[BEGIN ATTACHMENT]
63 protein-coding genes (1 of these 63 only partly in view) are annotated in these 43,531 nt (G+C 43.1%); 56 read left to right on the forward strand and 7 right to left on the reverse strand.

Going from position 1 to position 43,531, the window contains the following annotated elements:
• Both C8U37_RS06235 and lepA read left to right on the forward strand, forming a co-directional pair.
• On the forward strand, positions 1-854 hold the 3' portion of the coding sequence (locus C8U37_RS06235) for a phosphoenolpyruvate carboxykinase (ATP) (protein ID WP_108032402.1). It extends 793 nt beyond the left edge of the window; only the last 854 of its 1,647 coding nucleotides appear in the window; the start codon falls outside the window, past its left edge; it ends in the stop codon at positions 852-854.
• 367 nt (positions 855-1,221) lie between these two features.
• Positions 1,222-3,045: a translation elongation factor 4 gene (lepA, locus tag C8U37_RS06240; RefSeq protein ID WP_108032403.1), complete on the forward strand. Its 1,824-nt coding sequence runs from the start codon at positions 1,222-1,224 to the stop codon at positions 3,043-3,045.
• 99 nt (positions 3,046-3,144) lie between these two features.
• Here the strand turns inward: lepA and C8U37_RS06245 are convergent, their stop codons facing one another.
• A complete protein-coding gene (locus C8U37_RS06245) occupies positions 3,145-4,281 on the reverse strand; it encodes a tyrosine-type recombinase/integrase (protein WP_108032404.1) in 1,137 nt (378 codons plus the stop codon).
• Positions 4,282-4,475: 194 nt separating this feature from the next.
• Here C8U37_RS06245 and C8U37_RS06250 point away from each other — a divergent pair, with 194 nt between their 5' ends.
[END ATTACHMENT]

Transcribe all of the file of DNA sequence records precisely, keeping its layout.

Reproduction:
63 protein-coding genes (1 of these 63 only partly in view) are annotated in these 43,531 nt (G+C 43.1%); 56 read left to right on the forward strand and 7 right to left on the reverse strand.

Going from position 1 to position 43,531, the window contains the following annotated elements:
• Both C8U37_RS06235 and lepA read left to right on the forward strand, forming a co-directional pair.
• On the forward strand, positions 1-854 hold the 3' portion of the coding sequence (locus C8U37_RS06235) for a phosphoenolpyruvate carboxykinase (ATP) (protein ID WP_108032402.1). It extends 793 nt beyond the left edge of the window; only the last 854 of its 1,647 coding nucleotides appear in the window; the start codon falls outside the window, past its left edge; it ends in the stop codon at positions 852-854.
• 367 nt (positions 855-1,221) lie between these two features.
• Positions 1,222-3,045: a translation elongation factor 4 gene (lepA, locus tag C8U37_RS06240; RefSeq protein ID WP_108032403.1), complete on the forward strand. Its 1,824-nt coding sequence runs from the start codon at positions 1,222-1,224 to the stop codon at positions 3,043-3,045.
• 99 nt (positions 3,046-3,144) lie between these two features.
• Here the strand turns inward: lepA and C8U37_RS06245 are convergent, their stop codons facing one another.
• A complete protein-coding gene (locus C8U37_RS06245) occupies positions 3,145-4,281 on the reverse strand; it encodes a tyrosine-type recombinase/integrase (protein WP_108032404.1) in 1,137 nt (378 codons plus the stop codon).
• Positions 4,282-4,475: 194 nt separating this feature from the next.
• Here C8U37_RS06245 and C8U37_RS06250 point away from each other — a divergent pair, with 194 nt between their 5' ends.